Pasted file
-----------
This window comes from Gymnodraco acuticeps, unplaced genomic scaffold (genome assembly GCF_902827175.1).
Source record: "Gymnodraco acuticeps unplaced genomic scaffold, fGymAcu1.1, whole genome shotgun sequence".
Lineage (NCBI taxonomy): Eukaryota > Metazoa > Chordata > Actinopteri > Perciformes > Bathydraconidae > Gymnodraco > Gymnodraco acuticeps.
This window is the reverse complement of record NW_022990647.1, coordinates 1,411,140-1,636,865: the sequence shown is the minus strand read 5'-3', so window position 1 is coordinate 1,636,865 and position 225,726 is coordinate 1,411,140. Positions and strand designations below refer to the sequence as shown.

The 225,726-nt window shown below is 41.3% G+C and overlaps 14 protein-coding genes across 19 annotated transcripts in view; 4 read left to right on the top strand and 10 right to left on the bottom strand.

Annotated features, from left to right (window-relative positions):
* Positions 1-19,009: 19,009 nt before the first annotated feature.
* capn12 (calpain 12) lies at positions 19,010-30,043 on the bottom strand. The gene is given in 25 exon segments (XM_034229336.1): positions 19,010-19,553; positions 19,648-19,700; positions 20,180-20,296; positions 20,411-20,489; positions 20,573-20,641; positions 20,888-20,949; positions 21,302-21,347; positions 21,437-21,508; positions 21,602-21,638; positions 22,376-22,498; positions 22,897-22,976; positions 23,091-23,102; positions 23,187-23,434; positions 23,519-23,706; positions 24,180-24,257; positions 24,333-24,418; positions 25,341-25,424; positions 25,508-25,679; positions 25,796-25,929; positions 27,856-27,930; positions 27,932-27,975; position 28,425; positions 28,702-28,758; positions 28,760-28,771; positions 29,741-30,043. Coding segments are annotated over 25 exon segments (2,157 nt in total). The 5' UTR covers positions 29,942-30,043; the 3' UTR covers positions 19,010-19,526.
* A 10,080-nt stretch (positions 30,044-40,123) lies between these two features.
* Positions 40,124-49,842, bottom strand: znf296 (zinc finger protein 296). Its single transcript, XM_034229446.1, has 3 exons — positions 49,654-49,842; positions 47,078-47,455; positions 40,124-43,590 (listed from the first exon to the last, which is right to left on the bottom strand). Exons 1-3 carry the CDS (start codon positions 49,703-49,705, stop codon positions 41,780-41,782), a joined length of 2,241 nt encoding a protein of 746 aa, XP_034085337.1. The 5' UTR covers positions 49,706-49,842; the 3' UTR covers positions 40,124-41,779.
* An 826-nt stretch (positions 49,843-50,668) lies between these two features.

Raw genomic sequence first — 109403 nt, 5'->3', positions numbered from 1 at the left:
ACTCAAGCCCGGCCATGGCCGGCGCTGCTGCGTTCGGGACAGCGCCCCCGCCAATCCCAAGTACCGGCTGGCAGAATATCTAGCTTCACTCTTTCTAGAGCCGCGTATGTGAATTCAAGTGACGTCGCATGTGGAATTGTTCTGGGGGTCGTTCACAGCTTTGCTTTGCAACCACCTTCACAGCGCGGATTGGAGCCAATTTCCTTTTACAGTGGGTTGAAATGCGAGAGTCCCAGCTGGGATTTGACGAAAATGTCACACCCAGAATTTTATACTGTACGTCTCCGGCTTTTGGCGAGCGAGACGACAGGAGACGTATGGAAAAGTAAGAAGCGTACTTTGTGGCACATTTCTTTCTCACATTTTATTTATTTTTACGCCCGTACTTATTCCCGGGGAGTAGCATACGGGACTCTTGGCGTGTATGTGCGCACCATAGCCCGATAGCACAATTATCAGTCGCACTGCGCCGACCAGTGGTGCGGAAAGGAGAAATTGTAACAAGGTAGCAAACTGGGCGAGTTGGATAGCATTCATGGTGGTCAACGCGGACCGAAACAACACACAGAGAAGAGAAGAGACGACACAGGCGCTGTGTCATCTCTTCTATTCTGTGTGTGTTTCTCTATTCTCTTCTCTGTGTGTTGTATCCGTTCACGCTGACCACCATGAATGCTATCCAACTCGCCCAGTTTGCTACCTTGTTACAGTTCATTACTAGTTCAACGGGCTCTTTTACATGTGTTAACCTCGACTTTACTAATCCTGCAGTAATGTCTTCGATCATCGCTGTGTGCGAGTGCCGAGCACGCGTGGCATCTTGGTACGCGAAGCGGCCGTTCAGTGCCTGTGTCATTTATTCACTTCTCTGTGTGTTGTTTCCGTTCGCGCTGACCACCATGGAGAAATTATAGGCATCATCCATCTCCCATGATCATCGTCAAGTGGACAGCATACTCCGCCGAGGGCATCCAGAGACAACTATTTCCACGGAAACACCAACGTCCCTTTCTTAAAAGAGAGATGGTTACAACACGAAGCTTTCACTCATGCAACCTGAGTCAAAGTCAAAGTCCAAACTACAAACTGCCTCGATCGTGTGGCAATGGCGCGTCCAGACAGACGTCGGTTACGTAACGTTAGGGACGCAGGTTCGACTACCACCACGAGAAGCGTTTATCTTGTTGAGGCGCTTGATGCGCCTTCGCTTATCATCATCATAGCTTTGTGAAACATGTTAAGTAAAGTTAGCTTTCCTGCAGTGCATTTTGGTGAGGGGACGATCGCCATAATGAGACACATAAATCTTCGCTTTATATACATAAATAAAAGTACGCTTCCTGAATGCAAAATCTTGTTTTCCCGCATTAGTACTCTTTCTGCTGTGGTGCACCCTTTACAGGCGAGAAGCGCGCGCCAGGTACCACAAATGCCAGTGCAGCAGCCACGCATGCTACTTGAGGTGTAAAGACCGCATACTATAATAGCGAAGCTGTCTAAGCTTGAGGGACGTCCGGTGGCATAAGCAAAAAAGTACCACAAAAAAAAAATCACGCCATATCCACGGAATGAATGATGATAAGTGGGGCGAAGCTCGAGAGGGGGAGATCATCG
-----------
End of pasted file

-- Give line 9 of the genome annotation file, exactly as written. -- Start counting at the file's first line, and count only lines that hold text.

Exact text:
* A 10,080-nt stretch (positions 30,044-40,123) lies between these two features.